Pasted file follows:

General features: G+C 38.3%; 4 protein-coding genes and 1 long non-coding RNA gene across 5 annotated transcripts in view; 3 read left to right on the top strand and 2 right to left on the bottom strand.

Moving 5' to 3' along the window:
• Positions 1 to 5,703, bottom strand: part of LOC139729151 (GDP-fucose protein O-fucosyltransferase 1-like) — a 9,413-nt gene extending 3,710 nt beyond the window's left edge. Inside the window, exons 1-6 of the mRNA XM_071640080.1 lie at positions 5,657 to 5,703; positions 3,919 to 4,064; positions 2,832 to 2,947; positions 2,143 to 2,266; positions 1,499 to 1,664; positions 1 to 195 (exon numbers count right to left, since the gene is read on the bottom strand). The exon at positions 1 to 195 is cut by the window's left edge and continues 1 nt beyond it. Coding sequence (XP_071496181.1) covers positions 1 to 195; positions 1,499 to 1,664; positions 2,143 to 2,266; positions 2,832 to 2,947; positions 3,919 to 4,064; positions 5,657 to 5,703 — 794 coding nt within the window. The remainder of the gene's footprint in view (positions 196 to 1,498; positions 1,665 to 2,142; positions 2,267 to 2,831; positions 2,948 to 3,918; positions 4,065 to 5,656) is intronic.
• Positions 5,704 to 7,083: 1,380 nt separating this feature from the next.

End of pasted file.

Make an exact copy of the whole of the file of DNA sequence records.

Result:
General features: G+C 38.3%; 4 protein-coding genes and 1 long non-coding RNA gene across 5 annotated transcripts in view; 3 read left to right on the top strand and 2 right to left on the bottom strand.

Moving 5' to 3' along the window:
• Positions 1 to 5,703, bottom strand: part of LOC139729151 (GDP-fucose protein O-fucosyltransferase 1-like) — a 9,413-nt gene extending 3,710 nt beyond the window's left edge. Inside the window, exons 1-6 of the mRNA XM_071640080.1 lie at positions 5,657 to 5,703; positions 3,919 to 4,064; positions 2,832 to 2,947; positions 2,143 to 2,266; positions 1,499 to 1,664; positions 1 to 195 (exon numbers count right to left, since the gene is read on the bottom strand). The exon at positions 1 to 195 is cut by the window's left edge and continues 1 nt beyond it. Coding sequence (XP_071496181.1) covers positions 1 to 195; positions 1,499 to 1,664; positions 2,143 to 2,266; positions 2,832 to 2,947; positions 3,919 to 4,064; positions 5,657 to 5,703 — 794 coding nt within the window. The remainder of the gene's footprint in view (positions 196 to 1,498; positions 1,665 to 2,142; positions 2,267 to 2,831; positions 2,948 to 3,918; positions 4,065 to 5,656) is intronic.
• Positions 5,704 to 7,083: 1,380 nt separating this feature from the next.